Disease and weed guide: A head start on healthy turf

Disease and weed guide: A head start on healthy turf

Here’s your playbook for identifying, preventing and treating common weeds and diseases that crop up during the first quarter of the year.

January 29, 2015

Weeds are generally not top of mind after you ring in the New Year, especially with cooler temperatures and snow cover in some parts of the country. Up north, turf disease is often pushed to the back burner while snow removal services take precedence. Across the country, the first months of the calendar year offer a slower pace for green industry businesses (unless you’re plowing, of course).

But now is the time to keep weeds and disease on the radar. There’s no real hibernation in landscaping. Weed germination can begin in late January and February in warmer states. Diseases crop up around the same time.

Here is your guide to weed and disease issues for the first quarter of 2015.


Snow cover through April buries turf and ornamentals, and delays weeds that wait until the white stuff melts to make an appearance. Spring can come as early as mid-March, or not set in until May – and even then, temperatures can stay quite cool. Still, there is disease and weed pressure that LCOs should mind during this first quarter, and especially in April.

• Red thread: This is the first disease LCOs will spot in northeast lawns, and it can occur any time the weather is cool and wet, says M. Bess Dicklow, extension plant pathology specialist at University of Massachusetts. Ryegrass and fescues are most susceptible to red thread, and it generally occurs in poorly fertilized areas.

Symptoms include an irregular thinning of the lawn, resulting in inconsistent turf depth. “You can see the ‘red threads,’ which are actually the survival structures, with the naked eye,” Dicklow says. If red thread is pervasive, you’ll notice a pinkish path in the lawn.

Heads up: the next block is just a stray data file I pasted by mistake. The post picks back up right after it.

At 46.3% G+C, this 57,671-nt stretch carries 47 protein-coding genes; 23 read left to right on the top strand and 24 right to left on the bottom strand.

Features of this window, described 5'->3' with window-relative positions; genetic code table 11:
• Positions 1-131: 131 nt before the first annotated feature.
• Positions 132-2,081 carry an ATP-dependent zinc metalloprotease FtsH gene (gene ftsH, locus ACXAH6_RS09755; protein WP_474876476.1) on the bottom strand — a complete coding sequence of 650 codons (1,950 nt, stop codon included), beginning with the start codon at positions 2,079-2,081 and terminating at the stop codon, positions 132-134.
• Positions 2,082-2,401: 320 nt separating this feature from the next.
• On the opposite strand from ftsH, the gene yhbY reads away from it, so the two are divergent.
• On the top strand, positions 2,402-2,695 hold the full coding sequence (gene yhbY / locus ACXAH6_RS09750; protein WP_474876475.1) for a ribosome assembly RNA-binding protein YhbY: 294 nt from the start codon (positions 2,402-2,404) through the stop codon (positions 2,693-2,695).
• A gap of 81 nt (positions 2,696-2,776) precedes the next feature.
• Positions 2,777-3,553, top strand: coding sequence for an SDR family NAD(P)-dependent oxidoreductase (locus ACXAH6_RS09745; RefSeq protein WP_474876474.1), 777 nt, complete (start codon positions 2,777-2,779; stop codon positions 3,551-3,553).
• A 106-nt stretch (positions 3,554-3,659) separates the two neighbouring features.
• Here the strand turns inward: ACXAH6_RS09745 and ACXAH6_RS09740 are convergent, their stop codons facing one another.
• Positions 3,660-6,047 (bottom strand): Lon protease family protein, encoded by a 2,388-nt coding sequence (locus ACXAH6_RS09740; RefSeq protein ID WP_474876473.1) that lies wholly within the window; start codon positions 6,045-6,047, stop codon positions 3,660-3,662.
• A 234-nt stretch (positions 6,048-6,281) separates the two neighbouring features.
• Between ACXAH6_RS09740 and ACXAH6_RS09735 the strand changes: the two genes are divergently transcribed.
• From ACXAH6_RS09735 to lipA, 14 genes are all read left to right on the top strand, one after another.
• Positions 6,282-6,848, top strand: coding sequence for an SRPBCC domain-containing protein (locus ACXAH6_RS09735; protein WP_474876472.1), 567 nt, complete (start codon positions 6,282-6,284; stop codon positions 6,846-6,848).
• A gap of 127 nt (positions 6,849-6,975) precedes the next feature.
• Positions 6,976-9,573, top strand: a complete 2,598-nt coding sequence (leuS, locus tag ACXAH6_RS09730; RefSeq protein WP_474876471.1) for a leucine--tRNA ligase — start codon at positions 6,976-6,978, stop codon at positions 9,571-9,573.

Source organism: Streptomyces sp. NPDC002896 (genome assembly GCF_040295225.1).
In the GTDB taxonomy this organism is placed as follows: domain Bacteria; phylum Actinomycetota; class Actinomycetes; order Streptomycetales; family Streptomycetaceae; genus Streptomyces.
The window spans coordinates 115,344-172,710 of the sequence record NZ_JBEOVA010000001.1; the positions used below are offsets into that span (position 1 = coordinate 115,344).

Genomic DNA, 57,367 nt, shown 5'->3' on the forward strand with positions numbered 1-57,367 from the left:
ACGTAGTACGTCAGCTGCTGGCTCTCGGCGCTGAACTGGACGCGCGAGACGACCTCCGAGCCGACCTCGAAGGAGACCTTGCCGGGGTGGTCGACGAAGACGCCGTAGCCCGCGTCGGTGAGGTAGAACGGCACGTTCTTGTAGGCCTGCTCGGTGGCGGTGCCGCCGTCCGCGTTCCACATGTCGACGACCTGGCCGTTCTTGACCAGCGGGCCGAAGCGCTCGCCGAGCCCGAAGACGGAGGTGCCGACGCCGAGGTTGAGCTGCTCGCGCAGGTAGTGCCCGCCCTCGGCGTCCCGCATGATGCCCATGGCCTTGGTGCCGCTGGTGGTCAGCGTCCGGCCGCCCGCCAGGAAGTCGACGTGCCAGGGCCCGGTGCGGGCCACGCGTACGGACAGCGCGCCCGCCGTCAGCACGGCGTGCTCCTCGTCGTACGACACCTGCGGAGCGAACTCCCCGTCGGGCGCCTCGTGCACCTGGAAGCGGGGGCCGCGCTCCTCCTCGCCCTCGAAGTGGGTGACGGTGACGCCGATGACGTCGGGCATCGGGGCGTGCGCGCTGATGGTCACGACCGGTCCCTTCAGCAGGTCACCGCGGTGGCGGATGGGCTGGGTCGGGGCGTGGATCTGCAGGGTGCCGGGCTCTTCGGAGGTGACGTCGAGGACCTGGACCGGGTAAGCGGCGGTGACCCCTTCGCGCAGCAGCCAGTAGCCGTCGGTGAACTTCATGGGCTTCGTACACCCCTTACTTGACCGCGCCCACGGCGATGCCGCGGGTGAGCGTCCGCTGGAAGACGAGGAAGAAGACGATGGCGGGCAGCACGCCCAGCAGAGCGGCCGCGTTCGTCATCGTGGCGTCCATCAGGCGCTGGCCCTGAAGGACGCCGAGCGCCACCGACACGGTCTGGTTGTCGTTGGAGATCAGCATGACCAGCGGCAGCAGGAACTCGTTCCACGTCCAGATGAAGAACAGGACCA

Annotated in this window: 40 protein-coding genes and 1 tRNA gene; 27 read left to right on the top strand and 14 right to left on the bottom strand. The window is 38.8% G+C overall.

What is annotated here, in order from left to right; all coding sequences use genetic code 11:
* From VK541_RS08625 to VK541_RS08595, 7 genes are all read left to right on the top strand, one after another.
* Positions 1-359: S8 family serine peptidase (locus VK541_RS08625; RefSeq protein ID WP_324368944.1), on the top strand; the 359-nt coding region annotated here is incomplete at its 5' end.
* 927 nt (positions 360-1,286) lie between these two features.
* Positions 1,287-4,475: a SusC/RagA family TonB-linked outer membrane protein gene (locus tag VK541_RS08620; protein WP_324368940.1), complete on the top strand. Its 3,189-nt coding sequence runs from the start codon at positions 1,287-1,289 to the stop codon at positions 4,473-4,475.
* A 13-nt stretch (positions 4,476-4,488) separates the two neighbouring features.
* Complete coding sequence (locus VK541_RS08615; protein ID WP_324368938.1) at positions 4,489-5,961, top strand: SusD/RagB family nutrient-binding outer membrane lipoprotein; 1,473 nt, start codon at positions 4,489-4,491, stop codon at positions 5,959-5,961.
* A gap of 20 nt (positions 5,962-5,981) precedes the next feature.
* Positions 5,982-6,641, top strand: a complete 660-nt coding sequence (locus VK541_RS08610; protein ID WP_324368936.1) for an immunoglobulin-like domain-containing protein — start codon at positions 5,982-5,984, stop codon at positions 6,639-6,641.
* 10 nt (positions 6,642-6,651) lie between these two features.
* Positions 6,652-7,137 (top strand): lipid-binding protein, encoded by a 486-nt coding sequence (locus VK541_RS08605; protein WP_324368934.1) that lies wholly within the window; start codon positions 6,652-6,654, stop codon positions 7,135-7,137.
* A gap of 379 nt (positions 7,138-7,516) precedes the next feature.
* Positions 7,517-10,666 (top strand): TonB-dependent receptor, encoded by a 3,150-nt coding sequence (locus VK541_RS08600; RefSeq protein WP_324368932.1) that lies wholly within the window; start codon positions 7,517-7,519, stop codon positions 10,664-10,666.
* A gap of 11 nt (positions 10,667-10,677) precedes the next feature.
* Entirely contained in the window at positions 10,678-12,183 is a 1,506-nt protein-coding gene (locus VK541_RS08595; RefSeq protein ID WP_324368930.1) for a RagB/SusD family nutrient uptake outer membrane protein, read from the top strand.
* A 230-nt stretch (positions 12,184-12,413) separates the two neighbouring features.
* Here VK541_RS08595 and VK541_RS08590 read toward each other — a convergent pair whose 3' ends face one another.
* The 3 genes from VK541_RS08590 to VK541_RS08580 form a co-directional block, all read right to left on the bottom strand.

“What happens is when conditions get dry, the red threads dry out and become brittle and fall into the thatch where they stay until conditions are favorable for them to become active again,” Dicklow says.

Prevent red thread with adequate fertility and determine proper nutrient levels by conducting a soil test. The ideal soil pH for turf is between 6 and 6.5, Dicklow says. “For every disease, water deeply and frequently, which means applying a lot of water once a week and not turning on your irrigation system every day and sprinkling the grass because that just encourages these fungi.”

Prevent future outbreaks of red thread by collecting mowed grass clippings, and do not pile clippings on the turf. Pruning trees may be necessary to allow more sunlight to reach turf, which lessens the cool, moist environment that diseases love. “For red thread, we generally do not recommend using fungicide,” Dicklow says.

• (1) Gray snow mold: This common northern turf disease requires snow to develop and its symptoms are brown, matted grass that tends to have a gray tinge to it. “There are sclerotia present that can be seen with the naked eye and look like peppercorns or mustard seeds,” says Dicklow.

The best snow mold preventive control happens in fall by avoiding excess fertilization. Dicklow recommends making the last nitrogen application six week before dormancy. And keep mowing as long as the grass is growing. Also, a fungicide application before the snow flies will help prevent the fungal disease.

During winter, avoid snow piles on the lawn if possible. “If you can at least spread out the snow, the area can warm up and dry out in the sunshine,” Dicklow says. “The drier weather will stop these fungi from growing.” As for treating gray snow mold, warm and drier days tend to do the trick. And, gray snow mold is rarely a long-term threat to a lawn. Come snow melt, improve drainage on the property if that is an issue. “Rake out the lawn and if the grass does not come back (in affected areas) then reseed and lightly fertilize,” Dicklow says.